Exiting this section, I did a quick lap of the second floor while my other family members were taking a breather. There was a handful of famous Pop Art names – Warhol, Lichtenstein, Rosenquist – as well as a good amount of Chinese and Japanese art. Following this, we rallied to take on a special exhibit called 101/ II – Masterpieces from the Collection of Prints and Drawings of the National Gallery in Prague (1800-1945). At the Veletrzni Palac, even the titles are massive. As we were well into hour three, I almost couldn’t work up the interest to go in to see another huge collection. But it was worth it to see some more Kupka studies and a 10 inch-by-10 inch Josef Lada street scene drawing that was so jam-packed with amusing caricatures of all sorts of townsfolk that I stood in front of it for quite a while, enjoying the commotion. You may be interested to know that Lada is most renowned for being the man who provided illustrations for the 1920s novel The Good Soldier Svejk, a witty & ingenious war novel.
We finally stumbled out of the museum — by way of the gift shop, of course — and into the 30 degree Celsius heat, which was still shocking but quite welcome after what felt like the sub-zero temperatures of the Palac. Our visit confirmed my original thought: there is no doubt that if you had to visit just one Prague museum, make it the Veletrzni Palac. They could make admission $20 and you would still be getting your money’s worth. Oh, and did I mention that there were several Klimts, Schieles and Matisses? No? Because there was way too much to put it all down in one article. And we even skipped a third of the place! Pepto-Bismol walls and suicidal puppy-people aside, a trip to the Palac deserves many return visits. The work inside is a testament to the Czech spirit of perseverance and beauty.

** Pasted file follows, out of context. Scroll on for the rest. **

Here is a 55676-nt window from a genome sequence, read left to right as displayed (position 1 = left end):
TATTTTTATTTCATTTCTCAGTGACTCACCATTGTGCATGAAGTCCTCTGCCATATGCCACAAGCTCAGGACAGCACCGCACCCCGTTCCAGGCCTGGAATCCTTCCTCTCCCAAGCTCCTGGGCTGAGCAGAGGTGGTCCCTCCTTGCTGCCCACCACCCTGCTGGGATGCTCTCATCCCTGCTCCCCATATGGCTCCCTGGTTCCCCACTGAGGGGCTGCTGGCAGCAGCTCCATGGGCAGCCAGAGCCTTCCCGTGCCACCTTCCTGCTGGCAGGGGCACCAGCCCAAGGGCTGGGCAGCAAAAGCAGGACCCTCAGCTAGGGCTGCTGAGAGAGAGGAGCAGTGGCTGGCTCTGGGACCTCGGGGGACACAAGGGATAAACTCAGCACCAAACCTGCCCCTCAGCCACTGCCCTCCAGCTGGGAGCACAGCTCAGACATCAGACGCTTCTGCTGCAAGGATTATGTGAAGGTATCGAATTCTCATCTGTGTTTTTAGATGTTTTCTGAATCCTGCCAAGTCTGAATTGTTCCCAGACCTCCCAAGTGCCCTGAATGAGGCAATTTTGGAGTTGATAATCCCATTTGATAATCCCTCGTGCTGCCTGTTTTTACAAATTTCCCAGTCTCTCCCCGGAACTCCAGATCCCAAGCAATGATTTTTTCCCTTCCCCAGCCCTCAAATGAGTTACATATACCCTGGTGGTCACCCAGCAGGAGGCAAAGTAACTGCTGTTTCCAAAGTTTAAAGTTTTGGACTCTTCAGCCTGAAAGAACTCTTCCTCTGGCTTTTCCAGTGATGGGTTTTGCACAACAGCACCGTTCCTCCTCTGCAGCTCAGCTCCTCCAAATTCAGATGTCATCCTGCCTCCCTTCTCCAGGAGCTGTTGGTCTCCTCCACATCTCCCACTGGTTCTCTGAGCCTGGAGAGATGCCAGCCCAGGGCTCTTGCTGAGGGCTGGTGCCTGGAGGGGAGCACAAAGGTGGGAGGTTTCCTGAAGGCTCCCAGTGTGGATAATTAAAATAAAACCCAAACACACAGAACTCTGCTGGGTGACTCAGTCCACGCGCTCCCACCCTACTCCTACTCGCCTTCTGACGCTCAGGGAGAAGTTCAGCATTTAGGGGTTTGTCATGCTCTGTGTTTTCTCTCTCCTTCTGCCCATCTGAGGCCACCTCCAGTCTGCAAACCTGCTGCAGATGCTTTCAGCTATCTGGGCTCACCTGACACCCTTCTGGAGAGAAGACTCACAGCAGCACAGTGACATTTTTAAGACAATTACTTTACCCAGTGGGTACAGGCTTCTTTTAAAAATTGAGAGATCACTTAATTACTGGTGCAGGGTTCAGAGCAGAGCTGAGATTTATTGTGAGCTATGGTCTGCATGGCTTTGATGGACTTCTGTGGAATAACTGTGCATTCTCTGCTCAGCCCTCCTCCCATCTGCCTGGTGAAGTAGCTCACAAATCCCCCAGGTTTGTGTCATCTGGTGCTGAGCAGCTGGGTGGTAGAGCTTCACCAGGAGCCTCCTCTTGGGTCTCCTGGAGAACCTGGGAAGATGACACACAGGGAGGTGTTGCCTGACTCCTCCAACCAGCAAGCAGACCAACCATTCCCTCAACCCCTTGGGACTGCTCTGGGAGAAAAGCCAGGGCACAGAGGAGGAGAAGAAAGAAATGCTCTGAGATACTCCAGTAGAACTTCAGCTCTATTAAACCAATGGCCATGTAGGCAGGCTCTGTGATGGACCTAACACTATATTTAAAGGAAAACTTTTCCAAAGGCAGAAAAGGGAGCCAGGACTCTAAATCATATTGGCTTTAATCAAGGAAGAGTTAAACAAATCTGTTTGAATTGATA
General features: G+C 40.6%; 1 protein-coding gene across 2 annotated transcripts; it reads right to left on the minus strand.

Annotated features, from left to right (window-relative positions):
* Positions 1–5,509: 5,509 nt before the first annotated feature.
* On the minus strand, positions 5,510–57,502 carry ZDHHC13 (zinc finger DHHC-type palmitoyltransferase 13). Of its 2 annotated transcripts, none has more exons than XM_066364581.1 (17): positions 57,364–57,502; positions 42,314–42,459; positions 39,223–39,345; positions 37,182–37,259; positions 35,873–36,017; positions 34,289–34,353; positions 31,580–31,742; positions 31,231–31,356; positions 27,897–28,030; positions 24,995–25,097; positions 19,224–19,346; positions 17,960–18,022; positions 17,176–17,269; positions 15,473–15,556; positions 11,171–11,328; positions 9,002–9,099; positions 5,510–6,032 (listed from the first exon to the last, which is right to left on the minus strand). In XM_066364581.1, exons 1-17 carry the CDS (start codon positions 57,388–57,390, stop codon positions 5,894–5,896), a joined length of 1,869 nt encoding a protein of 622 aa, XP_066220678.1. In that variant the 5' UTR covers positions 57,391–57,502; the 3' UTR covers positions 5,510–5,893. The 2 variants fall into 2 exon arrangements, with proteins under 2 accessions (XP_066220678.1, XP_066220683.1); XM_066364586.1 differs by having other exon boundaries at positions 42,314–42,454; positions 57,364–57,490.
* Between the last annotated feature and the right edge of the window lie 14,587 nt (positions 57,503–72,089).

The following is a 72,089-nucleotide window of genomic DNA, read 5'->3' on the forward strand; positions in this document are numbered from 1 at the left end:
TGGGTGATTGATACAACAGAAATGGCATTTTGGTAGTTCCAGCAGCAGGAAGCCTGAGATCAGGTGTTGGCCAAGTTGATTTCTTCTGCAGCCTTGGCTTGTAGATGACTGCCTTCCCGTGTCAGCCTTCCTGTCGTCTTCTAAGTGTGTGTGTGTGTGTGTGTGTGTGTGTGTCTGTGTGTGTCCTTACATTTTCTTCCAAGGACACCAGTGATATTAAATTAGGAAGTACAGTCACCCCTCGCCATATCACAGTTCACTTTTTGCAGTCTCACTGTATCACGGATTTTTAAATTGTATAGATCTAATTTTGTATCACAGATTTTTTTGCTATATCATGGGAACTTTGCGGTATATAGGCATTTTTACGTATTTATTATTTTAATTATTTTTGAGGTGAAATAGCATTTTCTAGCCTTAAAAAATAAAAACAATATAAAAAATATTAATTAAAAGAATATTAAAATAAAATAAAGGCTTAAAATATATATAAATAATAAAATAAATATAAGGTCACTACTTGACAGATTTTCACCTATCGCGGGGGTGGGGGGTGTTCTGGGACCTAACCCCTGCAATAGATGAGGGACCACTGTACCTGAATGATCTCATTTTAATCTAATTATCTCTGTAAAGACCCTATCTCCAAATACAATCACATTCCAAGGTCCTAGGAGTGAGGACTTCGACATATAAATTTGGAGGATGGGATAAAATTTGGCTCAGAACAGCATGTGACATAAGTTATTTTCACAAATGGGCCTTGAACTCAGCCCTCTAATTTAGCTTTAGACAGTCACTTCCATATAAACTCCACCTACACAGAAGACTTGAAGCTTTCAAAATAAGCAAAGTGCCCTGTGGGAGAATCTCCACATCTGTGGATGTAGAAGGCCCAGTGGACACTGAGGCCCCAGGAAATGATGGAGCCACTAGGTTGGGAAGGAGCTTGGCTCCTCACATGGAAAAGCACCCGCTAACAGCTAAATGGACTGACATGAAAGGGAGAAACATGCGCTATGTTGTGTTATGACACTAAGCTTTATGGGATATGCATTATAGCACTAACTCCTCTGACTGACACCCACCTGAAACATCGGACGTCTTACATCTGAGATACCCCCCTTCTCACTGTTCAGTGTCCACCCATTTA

Throughout the museum there are quotes from Czech cultural icons, but there is one quote by Jaroslav Vrchlicky that I feel best summarizes the Czech experience: “To long for something is a sufficient reason to live.” For centuries Czechs have longed for the right to live how they wished. Sometimes they longed quietly, sometimes publicly, sometimes violently. Under Communist rule their culture was suppressed and any music, book, painting, or play not explicitly approved by the government was banned. Vaclav Havel, playwright, dissident, and first president of the Czech Republic as it exists today, instructed fellow citizens on the importance of living parallel lives under the Communist regime. The idea was to put forth the appearance of being the perfect party-member in public, while dedicating one’s private life to the continuation of authentic Czech culture. It was a dangerous idea, and many artists and intellectuals’ lives were ruined. Thankfully, Czechs can now peacefully and openly enjoy their culture thanks to a democratically elected government and beautiful museums like the Veletrzni Palac. Of course this museum can’t teach you everything about the Czech people, but it makes a great starting point for understanding a the city and the amazing culture that thrives in it.